We noticed that C was a little different when he was about a year old. He didn’t like making a lot of eye contact and he wasn’t babbling the way most babies would. For a while, he had been holding a cell phone to his head and saying “helwo?” but then he just stopped. When he was two, we were able to get speech therapy for him through preventative services. It definitely gave a voice to a once quiet little boy.
But it didn’t end there. Several times when shopping with C, I noticed he couldn’t stay still and would even throw himself to the floor. He still sucks his thumb and has chewed holes in several shirts. We started to wonder if there was something more to his great love for numbers and letters. So we had him evaluated and were told our little boy has ADHD and possibly Aspergers. So we are trying different things to help him while we finalize his diagnosis, just to see how they help him.
I admit, it can be a challenge when homeschooling a child with ADHD. He can hardly sit still longer than 10 minutes to do a lesson, unless it involves typing words in alphabetical order on the computer. I have been known to center lessons around Thomas, fruits and vegetables, or whatever else is his favorite thing for the day. To help him deal with excess energy, I am thinking of getting a trampoline and an exercise ball for him to bounce on between lessons. It may just work.
A couple of months ago, I bought C a chewable necklace. It did a wonderful job with redirecting his mouth away from his shirts and hands. It also gave him an outlet when he felt tired or nervous at the grocery store. Unfortunately, he chewed through it and we had to get a new one!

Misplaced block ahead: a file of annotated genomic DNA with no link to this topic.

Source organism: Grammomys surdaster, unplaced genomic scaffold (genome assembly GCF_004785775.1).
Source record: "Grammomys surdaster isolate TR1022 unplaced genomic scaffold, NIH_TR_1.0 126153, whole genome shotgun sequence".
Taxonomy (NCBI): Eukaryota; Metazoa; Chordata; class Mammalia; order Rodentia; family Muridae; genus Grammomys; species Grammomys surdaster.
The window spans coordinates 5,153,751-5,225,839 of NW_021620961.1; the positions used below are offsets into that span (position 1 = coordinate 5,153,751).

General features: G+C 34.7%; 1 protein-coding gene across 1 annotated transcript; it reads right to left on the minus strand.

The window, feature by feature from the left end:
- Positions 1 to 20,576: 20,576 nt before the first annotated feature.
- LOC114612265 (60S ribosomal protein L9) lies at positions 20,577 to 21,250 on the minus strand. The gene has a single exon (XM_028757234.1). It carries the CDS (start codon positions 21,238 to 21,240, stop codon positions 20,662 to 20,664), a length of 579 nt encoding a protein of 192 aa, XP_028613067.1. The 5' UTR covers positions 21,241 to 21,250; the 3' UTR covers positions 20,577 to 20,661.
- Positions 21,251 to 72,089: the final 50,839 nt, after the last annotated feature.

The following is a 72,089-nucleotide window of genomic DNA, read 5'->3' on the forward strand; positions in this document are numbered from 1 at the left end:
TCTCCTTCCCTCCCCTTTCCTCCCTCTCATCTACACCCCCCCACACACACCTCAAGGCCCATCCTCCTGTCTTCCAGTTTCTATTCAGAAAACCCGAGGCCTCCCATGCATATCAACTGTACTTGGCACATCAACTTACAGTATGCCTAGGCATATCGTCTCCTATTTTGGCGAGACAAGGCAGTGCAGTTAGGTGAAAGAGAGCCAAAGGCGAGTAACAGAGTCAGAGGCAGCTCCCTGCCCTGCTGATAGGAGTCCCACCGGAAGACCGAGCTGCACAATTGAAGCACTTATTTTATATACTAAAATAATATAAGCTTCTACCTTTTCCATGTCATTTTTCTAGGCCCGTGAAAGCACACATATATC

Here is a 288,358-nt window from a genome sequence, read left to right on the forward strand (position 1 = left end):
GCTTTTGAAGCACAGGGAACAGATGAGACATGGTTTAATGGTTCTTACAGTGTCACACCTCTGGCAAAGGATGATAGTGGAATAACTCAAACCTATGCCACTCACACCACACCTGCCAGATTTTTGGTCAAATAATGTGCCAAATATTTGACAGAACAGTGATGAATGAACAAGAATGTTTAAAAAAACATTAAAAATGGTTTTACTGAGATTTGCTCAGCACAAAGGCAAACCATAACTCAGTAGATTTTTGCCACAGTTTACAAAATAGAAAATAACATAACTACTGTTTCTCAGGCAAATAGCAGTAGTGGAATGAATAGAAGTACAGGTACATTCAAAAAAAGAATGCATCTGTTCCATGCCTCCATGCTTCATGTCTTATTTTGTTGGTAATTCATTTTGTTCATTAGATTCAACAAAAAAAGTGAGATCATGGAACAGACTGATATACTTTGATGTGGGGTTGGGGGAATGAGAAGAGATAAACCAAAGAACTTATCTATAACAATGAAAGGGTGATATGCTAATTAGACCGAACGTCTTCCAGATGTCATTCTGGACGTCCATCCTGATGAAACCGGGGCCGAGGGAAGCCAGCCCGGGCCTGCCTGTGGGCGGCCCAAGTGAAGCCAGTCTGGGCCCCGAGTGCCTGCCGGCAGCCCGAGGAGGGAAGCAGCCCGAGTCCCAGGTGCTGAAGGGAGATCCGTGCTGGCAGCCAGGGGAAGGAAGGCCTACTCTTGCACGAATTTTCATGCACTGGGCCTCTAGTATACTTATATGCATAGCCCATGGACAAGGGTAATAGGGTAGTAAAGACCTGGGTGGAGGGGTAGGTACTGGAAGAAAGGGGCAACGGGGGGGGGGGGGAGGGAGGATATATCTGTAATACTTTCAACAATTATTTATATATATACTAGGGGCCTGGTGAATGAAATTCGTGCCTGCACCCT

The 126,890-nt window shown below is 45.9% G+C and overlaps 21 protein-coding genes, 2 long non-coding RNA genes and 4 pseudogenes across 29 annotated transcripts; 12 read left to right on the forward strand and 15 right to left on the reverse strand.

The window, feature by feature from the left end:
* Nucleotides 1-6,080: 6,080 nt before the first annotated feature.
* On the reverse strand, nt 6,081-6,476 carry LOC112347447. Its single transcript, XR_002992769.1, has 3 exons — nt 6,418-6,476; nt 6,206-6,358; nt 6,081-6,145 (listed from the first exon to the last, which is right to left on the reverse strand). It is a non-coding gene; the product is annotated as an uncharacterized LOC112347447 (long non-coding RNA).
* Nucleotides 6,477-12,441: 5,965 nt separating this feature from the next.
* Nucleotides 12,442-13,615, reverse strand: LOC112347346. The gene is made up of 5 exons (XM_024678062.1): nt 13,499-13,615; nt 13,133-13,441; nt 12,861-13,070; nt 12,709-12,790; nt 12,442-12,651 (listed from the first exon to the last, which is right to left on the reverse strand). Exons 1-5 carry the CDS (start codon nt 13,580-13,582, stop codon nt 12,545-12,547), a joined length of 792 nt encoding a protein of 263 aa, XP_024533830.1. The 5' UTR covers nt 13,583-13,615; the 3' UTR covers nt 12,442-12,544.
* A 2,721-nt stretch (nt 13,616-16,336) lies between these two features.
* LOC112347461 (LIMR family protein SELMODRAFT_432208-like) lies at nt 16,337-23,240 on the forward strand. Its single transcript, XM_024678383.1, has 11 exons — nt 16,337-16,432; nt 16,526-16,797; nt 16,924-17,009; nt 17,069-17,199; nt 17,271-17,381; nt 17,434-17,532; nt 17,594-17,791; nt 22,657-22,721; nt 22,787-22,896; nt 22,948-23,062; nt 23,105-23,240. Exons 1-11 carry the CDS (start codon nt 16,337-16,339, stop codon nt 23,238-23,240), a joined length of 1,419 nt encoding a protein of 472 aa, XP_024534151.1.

Ever since he completed speech therapy at age three, C has been talking a mile a minute. Combined with a mother who has hearing difficulties, that quick speech can sometimes be tricky to understand. C especially has trouble say “L” sounds. We recently started doing activities in the Artic Quickies Reproducible Photo Fun Sheets from Super Duper. There are 390 pages for for several letter sounds and blends including:
- F, G, K, L R, S, CH, SH, and TH
- L Blends, R Blends, and S Blends
- ER, OR, AR, AIR/EAR/IRE
He also did really well with a word search, something he’s never tried before. The amazing thing is that these pages actually encouraged him to slow down and enunciate his L’s. He even demonstrated for daddy, who was very impressed!
I know that C will continue to do wonderful things. Being his parent has been a wonderful experience and I hope I can continue to encourage him in everything that he does.
Super Duper is providing one Artic Quickies Reproducible Fun Photo Sheets book for one lucky winner in the Back to School Spree Giveaway Hop.
Disclosure: I received product in exchange for my honest review.